Face Pawn to Direction of Movement

I am controlling a pawn’s movement
with the mouse (it will be touch).

Could briefly show / explain how the movement is implemented in the Pawn, and its hierarchy?

If you have an object that is physically simulated, overriding its rotation will result in pure chaos. If you’re moving the rake using physics (add force?), you should use a method that applies rotational forces to a physics object a.k.a. torque.

Again, how to rotate things depends heavily on how they’re being pushed around.

I am controlling a pawn’s movement with the mouse (it will be touch). I would like the pawn to face the direction of movement. I think I’m getting close. When I have the node set to Print String I get lovely Yaw numbers: - YouTube. As soon as I connect to the SetActorRotation node, it starts to flutter wildly: - YouTube. Yikes!!! What am I missing?

Here are my nodes:

It looks as though periods got picked up in my links and broke them.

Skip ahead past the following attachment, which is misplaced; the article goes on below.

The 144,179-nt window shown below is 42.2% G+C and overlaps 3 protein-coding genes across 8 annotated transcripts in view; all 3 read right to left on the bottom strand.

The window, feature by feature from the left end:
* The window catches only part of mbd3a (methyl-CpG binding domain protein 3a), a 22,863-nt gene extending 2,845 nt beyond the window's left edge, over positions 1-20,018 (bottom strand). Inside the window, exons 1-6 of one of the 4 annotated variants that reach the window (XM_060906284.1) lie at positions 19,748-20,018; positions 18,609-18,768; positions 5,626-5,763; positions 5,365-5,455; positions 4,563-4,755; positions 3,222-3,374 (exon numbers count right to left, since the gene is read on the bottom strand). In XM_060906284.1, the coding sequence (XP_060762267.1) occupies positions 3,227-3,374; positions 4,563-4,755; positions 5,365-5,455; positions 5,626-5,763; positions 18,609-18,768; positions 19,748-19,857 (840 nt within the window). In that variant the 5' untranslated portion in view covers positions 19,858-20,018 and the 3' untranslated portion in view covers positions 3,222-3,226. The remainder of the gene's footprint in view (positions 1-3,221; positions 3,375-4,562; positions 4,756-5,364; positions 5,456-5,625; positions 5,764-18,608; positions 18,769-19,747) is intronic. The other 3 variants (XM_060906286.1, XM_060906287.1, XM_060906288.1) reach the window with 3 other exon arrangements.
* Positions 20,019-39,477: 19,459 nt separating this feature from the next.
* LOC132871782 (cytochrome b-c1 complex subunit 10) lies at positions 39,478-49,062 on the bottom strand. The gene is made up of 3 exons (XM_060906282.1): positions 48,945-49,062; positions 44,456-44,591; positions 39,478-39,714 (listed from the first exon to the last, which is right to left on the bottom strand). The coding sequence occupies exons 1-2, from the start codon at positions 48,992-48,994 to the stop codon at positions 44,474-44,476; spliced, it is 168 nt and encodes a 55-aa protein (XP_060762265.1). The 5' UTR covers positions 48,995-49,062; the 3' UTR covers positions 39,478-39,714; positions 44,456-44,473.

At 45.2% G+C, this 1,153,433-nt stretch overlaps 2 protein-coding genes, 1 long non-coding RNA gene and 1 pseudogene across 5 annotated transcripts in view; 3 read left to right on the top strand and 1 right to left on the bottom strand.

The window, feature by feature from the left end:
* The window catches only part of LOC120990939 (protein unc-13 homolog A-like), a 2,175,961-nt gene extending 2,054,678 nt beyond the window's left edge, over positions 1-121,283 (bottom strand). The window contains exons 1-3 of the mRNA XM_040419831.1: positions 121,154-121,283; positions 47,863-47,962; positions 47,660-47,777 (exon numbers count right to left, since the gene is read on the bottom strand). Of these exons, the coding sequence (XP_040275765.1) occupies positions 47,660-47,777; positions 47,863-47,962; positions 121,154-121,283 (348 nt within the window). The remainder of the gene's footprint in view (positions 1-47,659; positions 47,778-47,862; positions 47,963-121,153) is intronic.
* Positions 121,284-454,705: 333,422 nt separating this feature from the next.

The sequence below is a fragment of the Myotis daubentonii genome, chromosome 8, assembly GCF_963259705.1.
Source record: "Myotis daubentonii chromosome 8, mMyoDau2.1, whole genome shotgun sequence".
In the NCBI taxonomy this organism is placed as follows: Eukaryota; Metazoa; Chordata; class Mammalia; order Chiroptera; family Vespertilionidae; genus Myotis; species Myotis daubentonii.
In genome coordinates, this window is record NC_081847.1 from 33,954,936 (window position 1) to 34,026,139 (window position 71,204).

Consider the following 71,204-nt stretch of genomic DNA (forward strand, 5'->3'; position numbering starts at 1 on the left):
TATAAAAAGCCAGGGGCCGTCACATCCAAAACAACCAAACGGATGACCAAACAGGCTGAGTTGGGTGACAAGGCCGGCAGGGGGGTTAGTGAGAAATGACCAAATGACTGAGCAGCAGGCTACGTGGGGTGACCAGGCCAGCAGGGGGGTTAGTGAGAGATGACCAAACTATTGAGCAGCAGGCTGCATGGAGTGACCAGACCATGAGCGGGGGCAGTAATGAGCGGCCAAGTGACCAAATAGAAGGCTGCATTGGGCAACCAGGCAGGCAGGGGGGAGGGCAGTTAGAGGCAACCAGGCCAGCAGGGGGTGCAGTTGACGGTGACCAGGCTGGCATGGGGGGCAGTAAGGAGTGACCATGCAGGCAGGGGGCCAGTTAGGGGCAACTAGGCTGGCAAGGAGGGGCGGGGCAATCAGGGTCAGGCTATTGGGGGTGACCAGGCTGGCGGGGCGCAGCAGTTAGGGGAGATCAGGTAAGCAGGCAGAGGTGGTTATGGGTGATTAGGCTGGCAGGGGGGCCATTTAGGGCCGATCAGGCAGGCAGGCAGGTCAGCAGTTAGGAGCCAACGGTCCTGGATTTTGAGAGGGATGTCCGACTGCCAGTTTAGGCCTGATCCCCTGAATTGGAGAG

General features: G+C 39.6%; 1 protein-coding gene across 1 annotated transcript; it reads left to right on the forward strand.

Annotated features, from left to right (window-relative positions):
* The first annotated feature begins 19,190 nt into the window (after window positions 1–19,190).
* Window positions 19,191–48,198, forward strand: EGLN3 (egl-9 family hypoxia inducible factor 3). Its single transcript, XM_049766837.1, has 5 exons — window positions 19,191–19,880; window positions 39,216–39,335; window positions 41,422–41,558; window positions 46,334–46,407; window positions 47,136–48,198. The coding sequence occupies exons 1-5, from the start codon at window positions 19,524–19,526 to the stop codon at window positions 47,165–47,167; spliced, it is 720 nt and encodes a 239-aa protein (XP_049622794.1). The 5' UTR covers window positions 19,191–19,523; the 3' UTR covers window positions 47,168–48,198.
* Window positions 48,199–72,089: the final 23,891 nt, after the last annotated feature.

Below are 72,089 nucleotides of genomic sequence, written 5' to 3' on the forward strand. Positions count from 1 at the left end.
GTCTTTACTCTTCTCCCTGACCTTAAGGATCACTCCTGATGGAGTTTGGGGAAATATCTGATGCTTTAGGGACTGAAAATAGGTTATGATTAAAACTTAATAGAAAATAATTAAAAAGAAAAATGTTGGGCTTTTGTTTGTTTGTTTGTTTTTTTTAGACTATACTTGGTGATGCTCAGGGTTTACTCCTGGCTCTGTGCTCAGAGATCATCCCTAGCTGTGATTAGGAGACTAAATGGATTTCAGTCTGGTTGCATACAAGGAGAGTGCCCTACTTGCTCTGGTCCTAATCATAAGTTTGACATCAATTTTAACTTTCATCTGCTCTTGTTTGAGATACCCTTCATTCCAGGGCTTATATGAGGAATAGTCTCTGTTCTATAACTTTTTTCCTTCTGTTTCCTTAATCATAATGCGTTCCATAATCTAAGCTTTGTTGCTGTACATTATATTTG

Lovely yaw numbers: - YouTube
Wild fluttering: - YouTube

I am moving the object from my level blueprint with Get Hit Result Under Cursor by Channel. I made a few functions for Event Tick, Left Mouse Press and Left Mouse Release. And then applied them to their respective events. I have simulate physics turned off in my pawn’s static mesh.

Event Tick:

Mouse Press:

Mouse Release:

And the events:

Makes sense. Not 100% sure but it I believe the physics linear velocity will not do well here as it’s being recalculated every frame.

Consider the following:

Essentially, as you carry the rake, you capture the location of where the mouse cursor is and rotate it towards that coordinate.

Image from Gyazo

Thank you for your time on this! That didn’t work for me because, I believe, the actor location is tied to the screen coordinates. So, the cursor rotates based on it’s proximity to the center of the screen and not the direction of movement. At least that what I was observing. Instead, I found that using the mouse delta was the key. I hit on another solution seems to be working. I’m getting a little jitter that I’d like to smooth out, but overall it’s working well. I don’t really know what I’m doing. This is more trial and error.